The Isonychia nymphs that I found at Buck Mt. Creek, I'm afraid, were something other than I. georgiae. I made a basic mistake. What I thought were single filament forecoxal gills were, in fact, the labial and maxillary palps.
These are the forecoxal gills,
and as you can see they are not single filaments, what we find is a "cluster of filaments." That eliminates the following species from consideration for the species ID: georgiae, obscura, serrata, hoffmani, and similis. With the cluster of filments, it could be Isonychia sayi were there no "marginal spines on the distal margins" of the abdominal gills, but clearly such spines are present.
That being the case, our key -- Larvae of the Southeastern USA: Mayfly, Stonefly, and Caddisfly Species -- gives us the following options: 1) "Gils 6-7 (gills on abdominal segments 6-7) with row of minute robust setae along entire length of median sclerotized ridge," or 2) "Gills 6-7 without distinct row of minute setae on median sclerotized ridge." (Larvae, p. 128) This is the ridge:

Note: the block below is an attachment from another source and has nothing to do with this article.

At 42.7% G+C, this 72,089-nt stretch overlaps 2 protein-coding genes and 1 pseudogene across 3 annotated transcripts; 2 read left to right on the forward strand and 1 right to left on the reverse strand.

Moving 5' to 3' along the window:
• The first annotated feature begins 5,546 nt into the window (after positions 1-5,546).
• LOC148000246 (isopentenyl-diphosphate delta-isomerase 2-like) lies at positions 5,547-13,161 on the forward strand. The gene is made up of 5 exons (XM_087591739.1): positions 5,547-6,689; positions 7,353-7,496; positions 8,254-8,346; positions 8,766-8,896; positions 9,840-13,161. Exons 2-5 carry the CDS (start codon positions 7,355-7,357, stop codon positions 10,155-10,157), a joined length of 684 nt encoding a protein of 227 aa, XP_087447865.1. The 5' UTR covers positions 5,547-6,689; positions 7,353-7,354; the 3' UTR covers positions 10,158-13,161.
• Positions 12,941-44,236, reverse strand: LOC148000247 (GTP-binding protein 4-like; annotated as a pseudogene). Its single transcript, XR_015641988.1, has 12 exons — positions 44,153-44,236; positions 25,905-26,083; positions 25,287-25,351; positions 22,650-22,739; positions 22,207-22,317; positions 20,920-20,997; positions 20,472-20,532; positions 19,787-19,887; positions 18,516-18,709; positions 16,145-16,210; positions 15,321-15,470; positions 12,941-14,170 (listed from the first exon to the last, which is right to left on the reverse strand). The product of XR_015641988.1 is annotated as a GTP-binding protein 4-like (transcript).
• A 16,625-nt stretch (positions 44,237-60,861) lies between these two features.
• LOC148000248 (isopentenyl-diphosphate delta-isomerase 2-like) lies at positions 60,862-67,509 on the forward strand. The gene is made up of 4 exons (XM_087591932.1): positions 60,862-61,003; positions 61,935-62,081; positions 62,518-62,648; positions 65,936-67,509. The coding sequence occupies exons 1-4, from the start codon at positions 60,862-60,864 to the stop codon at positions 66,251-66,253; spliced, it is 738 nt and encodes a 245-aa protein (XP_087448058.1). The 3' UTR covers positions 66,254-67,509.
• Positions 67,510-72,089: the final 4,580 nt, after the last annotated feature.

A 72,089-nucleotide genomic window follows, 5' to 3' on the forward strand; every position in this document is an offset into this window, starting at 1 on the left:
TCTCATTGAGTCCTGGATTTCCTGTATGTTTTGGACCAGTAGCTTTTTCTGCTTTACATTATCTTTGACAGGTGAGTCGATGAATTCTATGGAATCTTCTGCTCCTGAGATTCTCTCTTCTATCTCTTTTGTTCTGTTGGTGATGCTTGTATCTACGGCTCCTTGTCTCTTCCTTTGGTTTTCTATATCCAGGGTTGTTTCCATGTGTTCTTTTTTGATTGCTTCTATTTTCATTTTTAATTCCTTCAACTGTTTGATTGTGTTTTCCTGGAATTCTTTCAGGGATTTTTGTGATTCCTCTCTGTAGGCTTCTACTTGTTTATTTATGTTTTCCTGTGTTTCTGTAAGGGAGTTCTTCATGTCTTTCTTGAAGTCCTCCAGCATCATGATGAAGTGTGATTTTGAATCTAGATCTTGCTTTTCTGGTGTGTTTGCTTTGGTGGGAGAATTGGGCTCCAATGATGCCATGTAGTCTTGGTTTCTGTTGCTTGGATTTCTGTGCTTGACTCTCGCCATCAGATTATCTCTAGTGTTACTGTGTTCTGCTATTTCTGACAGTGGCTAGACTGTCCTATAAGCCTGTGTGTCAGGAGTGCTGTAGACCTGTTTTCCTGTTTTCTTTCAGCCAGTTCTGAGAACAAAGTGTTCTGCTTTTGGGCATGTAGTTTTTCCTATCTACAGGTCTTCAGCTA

and I cannot see what is or is not on that ridge without greater magnification than I can get with my microscope.
So, back to the drawing board. I cannot determine the species. Were I to speculate, I'd go with Isonychia bicolor. That is based on the fact that the unusual abdominal pattern we see on this nymph --
closely resembles Fig. 397 in our key (p. 129) which is an "I. bicolor variant," a species that is "widespread in the Southeast." (p. 128). Best we can do at the moment.